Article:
Courtesy InTheStudio.net

Coincidentally or intentionally, the thirty-fifth anniversary of George Thorogood and the Destroyers’ most popular song and album, August 1982’s Bad to the Bone,  falls on the release of Thorogood’s earthy roots-and-branches new album Party of One . As you will hear below, George Thorogood never ceases to surprise in casual conversation, with an unguarded frankness that is refreshing in today’s “spin doctor Special Olympics”. For instance, I have interviewed literally hundreds of the greatest rock musicians, but George Thorogood is the only one who told me that he was planning to be a professional comedian, not a musician. And at the time of that 1978 second release Move It on Over , George actually delayed his tour because he was playing professional baseball, albeit an abbreviated season. But when he finally took his three-piece outfit on the road that year, nobody tore it up live on stage better than this guy, and Thorogood proved it time and again, most successfully in the studio with 1982’s Bad to the Bone.

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Courtesy The BluesPowR Blog

George Thorogood certainly isn’t the first rocker to make an album of all blues and roots music (see, for example, Big Head Todd & the Monsters, Gary Hoey, and this recent announcement from Black Stone Cherry), nor is he really the last you might expect to do so, considering the success he’s had over the years with his covers of songs like John Lee Hooker’s “One Bourbon, One Scotch, One Beer”, Bo Diddley’s “Who Do You Love?”, and Elmore James’ “Madison Blues”. But what might surprise some about Thorogood’s brand-new album is that he chose to record the project in the same manner in which he’s made it known he likes to drink: alone.

The first solo album of Thorogood’s more than 40-year career, Party of One marks a true back-to-the-roots approach for the singer and guitarist who has sold some 15 million albums worldwide and performed more than 8,000 live shows, not only in that Thorogood began his career as a solo acoustic musician, but also in both his return to Rounder Records, the label on which Thorogood first signed back in 1976 and recorded his first three hit albums, and reunion with producer Jim Gaines (John Lee Hooker, Luther Allison, Stevie Ray Vaughan), who produced several of Thorogood’s earlier albums.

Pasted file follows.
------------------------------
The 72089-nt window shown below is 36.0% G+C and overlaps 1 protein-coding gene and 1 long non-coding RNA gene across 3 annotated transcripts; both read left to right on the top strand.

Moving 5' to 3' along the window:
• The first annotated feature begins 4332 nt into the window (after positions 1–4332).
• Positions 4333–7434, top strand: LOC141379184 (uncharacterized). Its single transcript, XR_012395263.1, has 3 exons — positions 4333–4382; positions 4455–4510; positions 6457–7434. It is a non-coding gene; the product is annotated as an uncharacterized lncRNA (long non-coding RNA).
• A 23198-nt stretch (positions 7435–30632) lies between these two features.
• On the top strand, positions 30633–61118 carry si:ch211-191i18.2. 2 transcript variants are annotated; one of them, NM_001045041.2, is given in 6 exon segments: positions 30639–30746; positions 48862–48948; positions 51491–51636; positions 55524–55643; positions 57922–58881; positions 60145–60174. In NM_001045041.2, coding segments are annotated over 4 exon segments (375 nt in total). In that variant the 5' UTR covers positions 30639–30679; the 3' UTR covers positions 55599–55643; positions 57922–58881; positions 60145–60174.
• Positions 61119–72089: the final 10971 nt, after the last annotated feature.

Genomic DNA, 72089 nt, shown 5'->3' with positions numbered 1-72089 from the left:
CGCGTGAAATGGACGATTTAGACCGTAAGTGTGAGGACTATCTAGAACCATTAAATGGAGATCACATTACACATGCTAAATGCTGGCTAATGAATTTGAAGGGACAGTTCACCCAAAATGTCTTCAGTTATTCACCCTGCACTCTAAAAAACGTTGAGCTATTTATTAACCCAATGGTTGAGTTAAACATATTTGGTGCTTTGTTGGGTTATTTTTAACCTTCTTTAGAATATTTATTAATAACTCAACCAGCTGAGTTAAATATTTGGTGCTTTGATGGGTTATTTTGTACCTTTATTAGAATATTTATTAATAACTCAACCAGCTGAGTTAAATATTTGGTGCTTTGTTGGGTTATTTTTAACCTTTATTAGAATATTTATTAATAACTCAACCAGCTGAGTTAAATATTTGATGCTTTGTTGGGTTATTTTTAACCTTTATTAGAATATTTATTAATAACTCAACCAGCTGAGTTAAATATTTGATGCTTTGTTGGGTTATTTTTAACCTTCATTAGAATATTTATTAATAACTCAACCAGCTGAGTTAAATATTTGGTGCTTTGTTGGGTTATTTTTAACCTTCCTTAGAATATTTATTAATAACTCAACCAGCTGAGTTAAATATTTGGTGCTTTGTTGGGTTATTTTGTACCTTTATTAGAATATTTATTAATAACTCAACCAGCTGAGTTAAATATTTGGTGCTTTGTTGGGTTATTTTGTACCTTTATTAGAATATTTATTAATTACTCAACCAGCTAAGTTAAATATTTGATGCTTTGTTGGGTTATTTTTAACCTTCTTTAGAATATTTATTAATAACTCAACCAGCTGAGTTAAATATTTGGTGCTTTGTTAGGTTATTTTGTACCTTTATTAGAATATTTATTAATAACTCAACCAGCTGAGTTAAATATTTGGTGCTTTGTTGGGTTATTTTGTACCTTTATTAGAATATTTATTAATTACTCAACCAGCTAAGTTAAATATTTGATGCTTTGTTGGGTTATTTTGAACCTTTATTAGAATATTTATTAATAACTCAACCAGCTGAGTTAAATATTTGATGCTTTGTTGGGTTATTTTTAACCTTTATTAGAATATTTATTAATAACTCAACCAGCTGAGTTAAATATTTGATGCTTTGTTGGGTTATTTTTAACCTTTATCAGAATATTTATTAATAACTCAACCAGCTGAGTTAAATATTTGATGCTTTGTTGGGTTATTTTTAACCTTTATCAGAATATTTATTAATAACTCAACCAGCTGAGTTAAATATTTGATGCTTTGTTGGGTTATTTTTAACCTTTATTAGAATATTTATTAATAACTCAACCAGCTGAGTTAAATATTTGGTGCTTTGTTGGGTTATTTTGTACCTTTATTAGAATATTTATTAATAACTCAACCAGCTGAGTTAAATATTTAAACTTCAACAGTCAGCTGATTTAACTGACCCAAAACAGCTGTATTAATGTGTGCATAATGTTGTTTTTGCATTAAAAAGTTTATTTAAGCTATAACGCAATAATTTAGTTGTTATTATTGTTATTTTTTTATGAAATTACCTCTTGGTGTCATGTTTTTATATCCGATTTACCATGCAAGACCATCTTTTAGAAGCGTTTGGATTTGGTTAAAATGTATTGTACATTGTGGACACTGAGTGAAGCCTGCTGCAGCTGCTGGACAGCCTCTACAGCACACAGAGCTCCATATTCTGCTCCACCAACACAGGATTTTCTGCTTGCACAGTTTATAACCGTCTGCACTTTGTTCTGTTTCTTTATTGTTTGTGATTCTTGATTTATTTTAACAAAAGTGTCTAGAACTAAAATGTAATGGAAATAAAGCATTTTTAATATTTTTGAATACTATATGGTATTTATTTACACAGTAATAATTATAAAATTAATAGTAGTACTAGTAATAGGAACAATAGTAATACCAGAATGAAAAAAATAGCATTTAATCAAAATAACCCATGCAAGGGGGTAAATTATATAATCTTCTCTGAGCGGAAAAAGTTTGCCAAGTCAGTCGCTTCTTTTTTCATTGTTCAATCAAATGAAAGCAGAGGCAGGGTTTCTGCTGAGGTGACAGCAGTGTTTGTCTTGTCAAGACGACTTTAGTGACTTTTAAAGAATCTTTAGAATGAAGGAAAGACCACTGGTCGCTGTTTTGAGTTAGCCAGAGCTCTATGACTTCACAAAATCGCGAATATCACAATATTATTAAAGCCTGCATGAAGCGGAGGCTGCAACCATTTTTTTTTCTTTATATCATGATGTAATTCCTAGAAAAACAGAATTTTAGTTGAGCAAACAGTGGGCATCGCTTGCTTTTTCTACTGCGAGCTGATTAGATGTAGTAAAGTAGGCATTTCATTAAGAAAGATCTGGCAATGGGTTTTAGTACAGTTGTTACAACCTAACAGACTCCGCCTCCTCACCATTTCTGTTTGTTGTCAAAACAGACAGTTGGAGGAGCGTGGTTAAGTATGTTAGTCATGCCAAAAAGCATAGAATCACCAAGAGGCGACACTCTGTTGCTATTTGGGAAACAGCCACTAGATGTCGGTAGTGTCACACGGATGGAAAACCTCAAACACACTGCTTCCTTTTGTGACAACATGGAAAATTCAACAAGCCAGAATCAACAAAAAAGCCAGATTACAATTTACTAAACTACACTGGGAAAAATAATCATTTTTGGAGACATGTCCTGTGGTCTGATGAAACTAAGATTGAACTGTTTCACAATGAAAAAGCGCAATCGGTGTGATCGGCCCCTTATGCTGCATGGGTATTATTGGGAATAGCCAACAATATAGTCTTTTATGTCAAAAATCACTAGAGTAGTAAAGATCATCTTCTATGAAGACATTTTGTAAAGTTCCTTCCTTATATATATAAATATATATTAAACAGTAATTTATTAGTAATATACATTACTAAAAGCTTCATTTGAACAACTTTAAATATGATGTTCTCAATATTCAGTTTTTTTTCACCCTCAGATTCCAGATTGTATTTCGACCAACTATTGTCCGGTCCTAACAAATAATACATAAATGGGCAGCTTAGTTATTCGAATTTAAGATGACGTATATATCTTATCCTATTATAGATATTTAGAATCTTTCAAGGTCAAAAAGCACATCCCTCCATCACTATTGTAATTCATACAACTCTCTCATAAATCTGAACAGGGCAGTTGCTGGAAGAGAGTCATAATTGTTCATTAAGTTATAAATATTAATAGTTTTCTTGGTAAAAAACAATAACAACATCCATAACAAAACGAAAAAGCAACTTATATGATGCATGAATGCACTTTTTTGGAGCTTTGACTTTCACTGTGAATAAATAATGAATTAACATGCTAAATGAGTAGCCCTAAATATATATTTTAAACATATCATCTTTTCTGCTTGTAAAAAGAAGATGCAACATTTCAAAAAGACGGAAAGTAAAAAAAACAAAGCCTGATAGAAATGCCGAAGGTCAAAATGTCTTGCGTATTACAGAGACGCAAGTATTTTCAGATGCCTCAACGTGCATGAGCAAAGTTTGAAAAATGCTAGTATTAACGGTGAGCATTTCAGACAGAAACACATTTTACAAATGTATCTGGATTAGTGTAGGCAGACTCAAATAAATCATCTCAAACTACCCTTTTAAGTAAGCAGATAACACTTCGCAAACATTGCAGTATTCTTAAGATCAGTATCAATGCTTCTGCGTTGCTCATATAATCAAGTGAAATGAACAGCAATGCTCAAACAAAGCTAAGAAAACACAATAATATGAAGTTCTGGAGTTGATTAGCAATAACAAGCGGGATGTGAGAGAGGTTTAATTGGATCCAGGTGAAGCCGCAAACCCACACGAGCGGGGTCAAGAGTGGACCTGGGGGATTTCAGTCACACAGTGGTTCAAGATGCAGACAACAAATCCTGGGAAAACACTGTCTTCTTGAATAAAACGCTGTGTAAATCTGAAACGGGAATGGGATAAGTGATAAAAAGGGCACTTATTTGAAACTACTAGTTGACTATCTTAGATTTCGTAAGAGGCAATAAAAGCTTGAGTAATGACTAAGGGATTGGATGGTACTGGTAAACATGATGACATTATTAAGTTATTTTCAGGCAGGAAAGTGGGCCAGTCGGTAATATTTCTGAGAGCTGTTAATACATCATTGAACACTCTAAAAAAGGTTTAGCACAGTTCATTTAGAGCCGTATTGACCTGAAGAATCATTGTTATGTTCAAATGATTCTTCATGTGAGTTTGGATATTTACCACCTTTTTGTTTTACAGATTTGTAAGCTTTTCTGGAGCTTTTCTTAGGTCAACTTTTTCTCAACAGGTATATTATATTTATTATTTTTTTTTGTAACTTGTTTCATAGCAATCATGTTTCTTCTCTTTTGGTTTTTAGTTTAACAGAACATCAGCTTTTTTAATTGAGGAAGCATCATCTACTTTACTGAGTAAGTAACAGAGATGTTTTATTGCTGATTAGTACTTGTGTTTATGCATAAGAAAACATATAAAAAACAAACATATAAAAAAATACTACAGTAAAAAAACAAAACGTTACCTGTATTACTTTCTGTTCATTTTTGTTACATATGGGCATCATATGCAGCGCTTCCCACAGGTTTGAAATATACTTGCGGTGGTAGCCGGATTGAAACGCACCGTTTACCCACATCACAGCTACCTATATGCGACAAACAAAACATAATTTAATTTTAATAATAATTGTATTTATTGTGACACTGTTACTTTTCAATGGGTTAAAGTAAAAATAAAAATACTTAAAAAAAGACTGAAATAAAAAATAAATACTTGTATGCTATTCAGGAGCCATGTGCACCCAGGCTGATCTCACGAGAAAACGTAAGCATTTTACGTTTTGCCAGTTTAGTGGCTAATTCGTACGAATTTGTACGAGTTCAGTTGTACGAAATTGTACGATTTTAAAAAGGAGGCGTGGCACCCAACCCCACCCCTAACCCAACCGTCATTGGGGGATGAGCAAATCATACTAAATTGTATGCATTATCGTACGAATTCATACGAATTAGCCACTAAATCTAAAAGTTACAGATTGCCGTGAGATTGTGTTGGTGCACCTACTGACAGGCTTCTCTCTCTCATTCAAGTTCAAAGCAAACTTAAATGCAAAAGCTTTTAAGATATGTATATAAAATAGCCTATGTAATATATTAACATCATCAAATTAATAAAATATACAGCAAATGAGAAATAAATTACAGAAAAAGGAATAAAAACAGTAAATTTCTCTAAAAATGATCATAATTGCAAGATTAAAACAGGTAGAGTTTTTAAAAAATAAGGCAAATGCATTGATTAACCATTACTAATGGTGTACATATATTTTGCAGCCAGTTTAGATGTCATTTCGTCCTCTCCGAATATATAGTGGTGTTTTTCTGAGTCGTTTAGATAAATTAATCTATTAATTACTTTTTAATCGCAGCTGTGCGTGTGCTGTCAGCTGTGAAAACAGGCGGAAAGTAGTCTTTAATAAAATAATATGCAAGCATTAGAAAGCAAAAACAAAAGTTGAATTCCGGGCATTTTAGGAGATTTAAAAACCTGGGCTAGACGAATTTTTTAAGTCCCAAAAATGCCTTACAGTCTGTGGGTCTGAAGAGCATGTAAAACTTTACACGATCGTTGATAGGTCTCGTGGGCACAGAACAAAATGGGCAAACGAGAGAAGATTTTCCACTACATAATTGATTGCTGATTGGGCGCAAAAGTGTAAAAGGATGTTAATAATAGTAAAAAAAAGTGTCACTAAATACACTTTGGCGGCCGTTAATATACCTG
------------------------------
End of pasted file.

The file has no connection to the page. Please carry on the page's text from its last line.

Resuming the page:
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Courtesy The Missourian

The day before George Thorogood is set to perform on the main stage at the Washington Town and Country Fair, the legendary guitarist/vocalist known the world over for his anthemic hit “Bad to the Bone,” will release his first-ever solo album.

“Party of One” will be released worldwide Aug. 4, both digitally and at retail stores, and Thorogood will take the stage at Fair Saturday night, Aug. 5, at 8:30 p.m.

But don’t expect him to play many of the songs from “Party of One” at the Fair. The new album is acoustic, and Thorogood wants the concert here to be a rocker.

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Courtesy American Songwriter

George Thorogood’s most famous song might be a legendarily boastful anthem (“Bad To The Bone”), but the reality is another story. In a recent interview with American Songwriter, he was unfailingly humble and self-effacing, talking far more about the artists he covers on his new solo album Party Of One than about his own talents. But don’t fall for the aw-shucks bit; this is a record that only a charismatic performer and interpreter could pull off, considering the wide range of material included, from humanistic folk to forlorn country to lascivious blues. Here are some of the highlights of the conversation.

What made you decide that now was the right time not just for a solo record, but also for a deep dive into the types of music that inspired you when you were just starting out?

Well, first of all, I’m a realist. At this point, I hadn’t put out any real product in six years and that’s a long time in this business to try and keep your profile up. And I looked back on all the records that we did and said to myself, “What’s something that you haven’t done?” And there was a demand for it from Rounder and it was something that we were talking about for years to do. The timing was just right. Since I haven’t written “Bridge Over Troubled Water” yet, I gotta put out something. This seemed to make sense.

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